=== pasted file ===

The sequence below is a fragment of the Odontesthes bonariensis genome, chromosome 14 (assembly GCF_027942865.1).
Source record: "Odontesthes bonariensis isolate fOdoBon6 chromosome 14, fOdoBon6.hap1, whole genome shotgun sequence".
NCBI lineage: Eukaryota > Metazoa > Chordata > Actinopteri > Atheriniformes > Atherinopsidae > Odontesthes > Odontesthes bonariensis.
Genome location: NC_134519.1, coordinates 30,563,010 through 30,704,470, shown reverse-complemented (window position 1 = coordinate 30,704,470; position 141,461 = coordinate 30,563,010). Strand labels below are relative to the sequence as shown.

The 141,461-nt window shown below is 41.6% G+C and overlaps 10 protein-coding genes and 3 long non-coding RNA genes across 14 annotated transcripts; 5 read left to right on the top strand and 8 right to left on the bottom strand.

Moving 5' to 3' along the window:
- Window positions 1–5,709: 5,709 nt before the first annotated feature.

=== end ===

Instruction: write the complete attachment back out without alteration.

The sequence below is a fragment of the Odontesthes bonariensis genome, chromosome 14 (assembly GCF_027942865.1).
Source record: "Odontesthes bonariensis isolate fOdoBon6 chromosome 14, fOdoBon6.hap1, whole genome shotgun sequence".
NCBI lineage: Eukaryota > Metazoa > Chordata > Actinopteri > Atheriniformes > Atherinopsidae > Odontesthes > Odontesthes bonariensis.
Genome location: NC_134519.1, coordinates 30,563,010 through 30,704,470, shown reverse-complemented (window position 1 = coordinate 30,704,470; position 141,461 = coordinate 30,563,010). Strand labels below are relative to the sequence as shown.

The 141,461-nt window shown below is 41.6% G+C and overlaps 10 protein-coding genes and 3 long non-coding RNA genes across 14 annotated transcripts; 5 read left to right on the top strand and 8 right to left on the bottom strand.

Moving 5' to 3' along the window:
- Window positions 1–5,709: 5,709 nt before the first annotated feature.